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Watson's Biblical & Theological Dictionary


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the Horite, whose dwelling was to the east and south of the Dead Sea, in the mountains of Seir, Genesis 14:6 ; Genesis 36:20 ; Deuteronomy 2:12 ; where at first reigned the descendants of Seir the Horite, of whom Moses gives us a list in Genesis 36:20-30 ; 1 Chronicles 38, 39, &c. The posterity of Esau afterward were in possession of the mountains of Seir, and Esau himself dwelt there when Jacob returned from Mesopotamia, Genesis 33:3 ; Genesis 33:14 ; Genesis 36:8-9 .

SEIR, MOUNT, a mountainous tract, extending from the southern extremity of the Dead Sea, to the Gulf of Acaba, or Ezion-Geber. The whole of this tract was probably before called Mount Hor, and was inhabited by the Horites, the descendants, as it is thought, of Hor, who is no otherwise known, and whose name is now only retained in that part of the plain where Aaron died. These people were driven out from their country by the Edomites, or the children of Esau, who dwelt there in their stead, and were in possession of this region when the Israelites passed by in their passage from Egypt to the land of Canaan. The country had, however, been previously overrun, and no doubt very much depopulated, by the invasion of Chedorlaomer, king of Elam. At what time the name of Hor was changed to that of Seir cannot be ascertained. Mount Seir rises abruptly on its western side from the valleys of El Ghor and El Araba; presenting an impregnable front to the strong country of the Edomite mountaineers, which compelled the Israelites, who were unable (if permitted by their leader) to force a passage through this mountain barrier, to skirt its western base, along the great valley of the Ghor and Araba. and so to "compass the land of Edom by the way of the Red Sea," that is, to descend to its southern extremity at Ezion-Geber, as they could not penetrate it higher up. To the southward of this place Burckhardt observed an opening in the mountains, where he supposed the Israelites to have passed. This passage brought them into the high plains on the east of Mount Seir, which are so much higher than the valley on the west, that the mountainous territory of the Edomites was every where more accessible: a circumstance which perhaps contributed to make them more afraid of the Israelites on this border, whom they had set at defiance on the opposite one. The mean elevation of this chain cannot be estimated at less than four thousand feet. In the summer it produces most of the European fruits, namely, apricots, figs, pomegranates, olives, apples, and peaches; while in winter deep snows occasionally fall, with frosts, to the middle of March. The inhabitants, like those of most mountainous regions, are very healthy. Burckhardt says, that there was no part of Syria in which he saw so few invalids: a circumstance which did not escape the observation of the ancients; who denominated it, Palaestina tertia sive salutaris. [Palestine the third or the healthy.]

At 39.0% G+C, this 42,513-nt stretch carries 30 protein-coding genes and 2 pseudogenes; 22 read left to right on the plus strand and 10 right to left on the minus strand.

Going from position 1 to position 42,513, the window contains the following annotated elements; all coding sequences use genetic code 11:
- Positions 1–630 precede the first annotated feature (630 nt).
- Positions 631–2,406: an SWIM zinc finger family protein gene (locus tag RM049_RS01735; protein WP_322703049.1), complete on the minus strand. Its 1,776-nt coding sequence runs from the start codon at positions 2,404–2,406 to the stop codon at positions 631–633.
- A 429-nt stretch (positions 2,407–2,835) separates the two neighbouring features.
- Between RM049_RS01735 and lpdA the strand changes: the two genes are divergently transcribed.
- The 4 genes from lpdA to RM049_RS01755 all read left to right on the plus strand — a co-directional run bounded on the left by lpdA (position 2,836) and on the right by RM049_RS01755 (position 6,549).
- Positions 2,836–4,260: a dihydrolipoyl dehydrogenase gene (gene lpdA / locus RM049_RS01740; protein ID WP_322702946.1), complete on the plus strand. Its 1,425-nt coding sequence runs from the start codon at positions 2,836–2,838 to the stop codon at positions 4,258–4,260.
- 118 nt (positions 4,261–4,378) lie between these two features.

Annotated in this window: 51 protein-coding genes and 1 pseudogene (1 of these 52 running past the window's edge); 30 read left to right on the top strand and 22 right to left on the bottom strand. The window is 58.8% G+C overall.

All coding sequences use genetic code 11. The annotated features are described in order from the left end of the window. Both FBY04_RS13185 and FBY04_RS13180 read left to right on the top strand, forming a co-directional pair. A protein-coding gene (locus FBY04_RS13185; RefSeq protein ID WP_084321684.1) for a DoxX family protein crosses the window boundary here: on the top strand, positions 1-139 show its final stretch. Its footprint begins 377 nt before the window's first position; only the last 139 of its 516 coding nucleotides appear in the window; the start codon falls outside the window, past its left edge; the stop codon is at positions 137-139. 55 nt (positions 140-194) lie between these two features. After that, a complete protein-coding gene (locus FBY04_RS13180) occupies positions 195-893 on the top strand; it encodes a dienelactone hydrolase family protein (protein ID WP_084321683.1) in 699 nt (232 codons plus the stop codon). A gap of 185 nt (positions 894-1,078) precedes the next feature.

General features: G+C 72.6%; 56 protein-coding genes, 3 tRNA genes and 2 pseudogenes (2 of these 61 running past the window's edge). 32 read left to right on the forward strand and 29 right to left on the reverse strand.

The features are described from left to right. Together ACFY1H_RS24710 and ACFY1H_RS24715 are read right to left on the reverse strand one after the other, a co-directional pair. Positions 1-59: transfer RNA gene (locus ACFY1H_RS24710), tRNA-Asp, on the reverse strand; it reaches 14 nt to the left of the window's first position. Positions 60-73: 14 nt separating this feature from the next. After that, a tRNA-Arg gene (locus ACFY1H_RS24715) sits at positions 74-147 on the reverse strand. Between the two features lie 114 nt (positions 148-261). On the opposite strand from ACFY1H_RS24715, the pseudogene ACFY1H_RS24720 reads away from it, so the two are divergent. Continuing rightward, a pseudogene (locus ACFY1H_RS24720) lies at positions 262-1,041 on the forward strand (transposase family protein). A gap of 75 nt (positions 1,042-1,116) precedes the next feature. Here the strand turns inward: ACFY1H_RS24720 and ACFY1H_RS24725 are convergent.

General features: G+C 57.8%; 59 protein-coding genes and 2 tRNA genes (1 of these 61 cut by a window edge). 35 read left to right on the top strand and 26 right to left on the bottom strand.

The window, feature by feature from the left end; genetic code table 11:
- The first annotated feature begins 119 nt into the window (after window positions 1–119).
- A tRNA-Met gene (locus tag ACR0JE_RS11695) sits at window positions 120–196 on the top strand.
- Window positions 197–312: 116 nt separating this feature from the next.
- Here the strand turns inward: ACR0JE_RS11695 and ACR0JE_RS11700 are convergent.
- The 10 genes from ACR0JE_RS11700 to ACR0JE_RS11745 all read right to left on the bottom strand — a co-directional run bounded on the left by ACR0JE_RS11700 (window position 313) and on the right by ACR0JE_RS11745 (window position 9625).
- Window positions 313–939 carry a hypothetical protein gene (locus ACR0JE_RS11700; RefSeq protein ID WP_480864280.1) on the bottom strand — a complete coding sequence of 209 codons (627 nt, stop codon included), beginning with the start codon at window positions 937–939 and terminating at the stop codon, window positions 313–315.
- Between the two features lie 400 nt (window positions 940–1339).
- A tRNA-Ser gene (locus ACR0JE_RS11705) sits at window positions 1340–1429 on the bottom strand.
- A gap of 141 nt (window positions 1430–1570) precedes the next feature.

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Bibliography Information
Watson, Richard. Entry for 'Seir'. Richard Watson's Biblical & Theological Dictionary. 1831-2.

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